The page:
The loss of a dog is a traumatic event, and it is perfectly okay to respond to the event as such. While we expect children to go through a grieving process when a dog dies, we seldom give ourselves permission, as adults, to grieve the terrible loss we have suffered. Somewhere along the way we were taught to accept these things as part of life, which somehow translated into not expressing true and unfettered grief when a dog passes away.
Dogs represent so much in our world. They are truly the only creature in our life that are happy to see and love us no matter how un-virtuous we may have acted that day or how bad our hair day mat have been. The simple fact that we show up is truly enough for our dogs, and we love them eternally for it. When we experience a loss of that bond, that friendship, and that finely tuned loyalty, we experience a grief that is deeper than we like to concede. In most cases, adults will simply bury their feelings after a few tears.
Truthfully, it doesn’t matter how the loss was absorbed. Whether your best friend endured a long illness, was struck by a car, or succumbed to a terrible moment of behavioral disassociation and bit someone, the loss is incredibly painful. How you lost him might invoke other feelings as well, but the overall pain of the loss should not be denied.
Often adults feel as though they have to put their feelings away for the sake of the kids. While it is not healthy for children to watch their parent fall to pieces and lose themselves in utter grief, it has been proven time and again that when a parent cries in front of the child, the child learns that not only are their feelings justified, but that Mom and Dad are experiencing that loss as well.
When dealing with the loss of a dog give yourself permission to grieve. Let your heart know that it is okay to be sad, and that it is normal to be sad. Don’t let the misgivings of “adult behavior” rob you of your chance to honor your pet. We often consider our dogs to be part of our family. If a family member died, we would be sad and grieve.
Whether you have kids or not, it is still a good idea to hold a service or funeral for the dog. Just as you would honor any other family member, a funeral or service, even if it an intimate gathering of one, can help form that closure that everyone talks about. Closure doesn’t mean the end of grieving, but the acceptance of the finality of death. It means the moment that you can start the rest of the grieving process, which in some cases might be fairly long.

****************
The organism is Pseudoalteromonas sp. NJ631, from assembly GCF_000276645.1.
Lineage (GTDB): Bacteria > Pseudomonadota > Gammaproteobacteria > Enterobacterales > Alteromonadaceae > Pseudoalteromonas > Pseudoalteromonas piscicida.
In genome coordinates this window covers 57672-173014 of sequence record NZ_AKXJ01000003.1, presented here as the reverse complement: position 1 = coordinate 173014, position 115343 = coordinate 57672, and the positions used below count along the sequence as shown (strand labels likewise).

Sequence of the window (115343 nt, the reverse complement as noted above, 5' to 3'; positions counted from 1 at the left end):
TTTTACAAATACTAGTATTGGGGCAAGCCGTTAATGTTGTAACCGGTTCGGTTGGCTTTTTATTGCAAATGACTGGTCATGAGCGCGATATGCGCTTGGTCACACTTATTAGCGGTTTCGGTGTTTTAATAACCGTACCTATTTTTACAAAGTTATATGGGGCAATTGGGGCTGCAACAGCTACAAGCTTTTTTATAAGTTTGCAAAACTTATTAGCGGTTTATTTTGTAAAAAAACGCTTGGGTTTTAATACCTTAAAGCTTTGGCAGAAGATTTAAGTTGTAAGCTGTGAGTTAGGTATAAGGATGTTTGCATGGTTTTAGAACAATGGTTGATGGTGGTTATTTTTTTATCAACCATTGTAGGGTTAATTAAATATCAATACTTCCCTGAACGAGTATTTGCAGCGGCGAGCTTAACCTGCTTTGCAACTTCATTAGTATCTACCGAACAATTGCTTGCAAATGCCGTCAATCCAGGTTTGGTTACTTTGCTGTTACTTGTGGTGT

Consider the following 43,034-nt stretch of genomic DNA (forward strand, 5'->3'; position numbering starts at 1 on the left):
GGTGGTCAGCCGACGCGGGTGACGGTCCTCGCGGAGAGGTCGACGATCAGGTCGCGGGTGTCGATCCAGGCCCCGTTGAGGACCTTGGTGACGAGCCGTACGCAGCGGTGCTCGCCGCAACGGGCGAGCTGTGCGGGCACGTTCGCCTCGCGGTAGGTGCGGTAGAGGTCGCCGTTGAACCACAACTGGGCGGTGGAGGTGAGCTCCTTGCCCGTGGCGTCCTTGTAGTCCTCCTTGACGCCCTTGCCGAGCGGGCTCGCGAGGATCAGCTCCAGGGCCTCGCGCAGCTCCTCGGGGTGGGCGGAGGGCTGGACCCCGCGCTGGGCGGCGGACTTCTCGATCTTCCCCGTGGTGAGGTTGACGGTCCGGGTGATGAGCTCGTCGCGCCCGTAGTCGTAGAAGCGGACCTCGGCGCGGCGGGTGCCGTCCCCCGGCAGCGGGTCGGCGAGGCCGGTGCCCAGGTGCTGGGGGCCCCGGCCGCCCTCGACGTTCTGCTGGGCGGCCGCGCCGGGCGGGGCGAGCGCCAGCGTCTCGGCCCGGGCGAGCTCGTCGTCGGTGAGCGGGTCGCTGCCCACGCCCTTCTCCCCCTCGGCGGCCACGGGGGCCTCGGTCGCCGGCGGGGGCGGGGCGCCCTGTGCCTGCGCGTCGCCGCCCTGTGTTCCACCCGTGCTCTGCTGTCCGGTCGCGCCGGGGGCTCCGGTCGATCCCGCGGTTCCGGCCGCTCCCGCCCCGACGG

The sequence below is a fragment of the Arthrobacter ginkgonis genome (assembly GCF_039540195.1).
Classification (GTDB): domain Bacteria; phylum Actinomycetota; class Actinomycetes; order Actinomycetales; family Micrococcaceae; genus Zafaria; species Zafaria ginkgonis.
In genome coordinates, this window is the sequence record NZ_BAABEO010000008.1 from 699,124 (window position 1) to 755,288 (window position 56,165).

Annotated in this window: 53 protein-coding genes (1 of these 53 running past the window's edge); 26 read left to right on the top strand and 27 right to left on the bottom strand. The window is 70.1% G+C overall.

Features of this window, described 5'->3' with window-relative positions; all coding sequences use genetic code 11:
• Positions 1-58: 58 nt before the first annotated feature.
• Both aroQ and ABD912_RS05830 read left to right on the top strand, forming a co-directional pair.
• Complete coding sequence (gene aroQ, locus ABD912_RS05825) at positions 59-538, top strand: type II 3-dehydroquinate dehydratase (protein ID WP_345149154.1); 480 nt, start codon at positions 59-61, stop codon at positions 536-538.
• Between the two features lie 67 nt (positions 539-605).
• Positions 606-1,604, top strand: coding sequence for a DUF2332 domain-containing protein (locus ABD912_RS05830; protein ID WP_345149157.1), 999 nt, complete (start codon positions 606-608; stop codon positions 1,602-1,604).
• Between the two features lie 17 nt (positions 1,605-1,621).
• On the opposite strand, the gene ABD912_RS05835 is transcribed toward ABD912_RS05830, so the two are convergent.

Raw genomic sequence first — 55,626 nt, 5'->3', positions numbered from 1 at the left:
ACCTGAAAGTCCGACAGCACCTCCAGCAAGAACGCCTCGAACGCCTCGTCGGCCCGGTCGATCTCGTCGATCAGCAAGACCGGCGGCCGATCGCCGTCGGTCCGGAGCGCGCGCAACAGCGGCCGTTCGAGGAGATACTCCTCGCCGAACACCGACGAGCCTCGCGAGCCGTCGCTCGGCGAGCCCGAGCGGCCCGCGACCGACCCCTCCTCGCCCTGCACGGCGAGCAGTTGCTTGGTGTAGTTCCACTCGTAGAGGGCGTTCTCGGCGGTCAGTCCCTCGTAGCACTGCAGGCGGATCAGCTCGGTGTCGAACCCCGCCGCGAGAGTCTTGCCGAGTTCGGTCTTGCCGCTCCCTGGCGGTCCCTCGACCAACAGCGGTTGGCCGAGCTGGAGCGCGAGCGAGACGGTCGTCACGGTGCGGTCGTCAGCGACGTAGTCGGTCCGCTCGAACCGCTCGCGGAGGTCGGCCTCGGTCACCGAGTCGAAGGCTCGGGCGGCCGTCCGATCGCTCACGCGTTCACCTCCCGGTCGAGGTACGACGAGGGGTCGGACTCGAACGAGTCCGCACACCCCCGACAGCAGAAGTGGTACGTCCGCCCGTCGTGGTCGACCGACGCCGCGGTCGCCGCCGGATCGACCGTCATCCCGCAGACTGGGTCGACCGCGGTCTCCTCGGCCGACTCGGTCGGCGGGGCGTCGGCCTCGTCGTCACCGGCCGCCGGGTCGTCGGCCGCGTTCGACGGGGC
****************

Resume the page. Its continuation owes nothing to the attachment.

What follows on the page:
There is no time table for grief. While some people might tell you that it’s time to get over it, he was just a dog, you are not obligated to listen to such nonsense. Your pain and grief is yours, and he was your dog. You are permitted to grieve the way that is natural for you. Some people feel as though they have moved into a stage of healing only to find a batch of random tears a year later that are provoked by nothing more than a mere thought or memory. It happens. Sometimes, it happens several times at the oddest moments. For others, bringing home another puppy spawns a whole new wave of grief, and the only thing that can really be done about it is to hold on and ride it out.
Just like in every other facet of life, people are going to have opinions. They will tell you the best thing to do is to run out and get another puppy to help you get over it. They will tell you stories about the dog they lost, and how they managed to get over it completely within a month. It is important to keep in mind that what people are telling you is what worked (or what they like to think worked) for them. That doesn’t mean it’s right for you. If you can glean one or two snippets of dog grieving advice that works in your world, then great. Otherwise, try to remind yourself that it doesn’t matter how other people responded, because they are quite frankly, not you.
It is okay to remember a dog. Honoring their memory by planting a tree in the backyard or by keeping their photographs in full view is fine. What isn’t going to work is trying to replace the dog. You can’t. Dogs are as unique and individual as children, and we simply can’t replace whatever we have lost no matter how much we want to. Bringing home a new guy, that looks almost identical to the one you just lost, giving him the same name, and trying to pretend that a dog is just a dog and you can make do with a second rate replacement isn’t fair to the dog you brought home, the dog you lost, or yourself. The loss of a dog is something that you’re just going to have to feel. There are no shortcuts to the grieving process.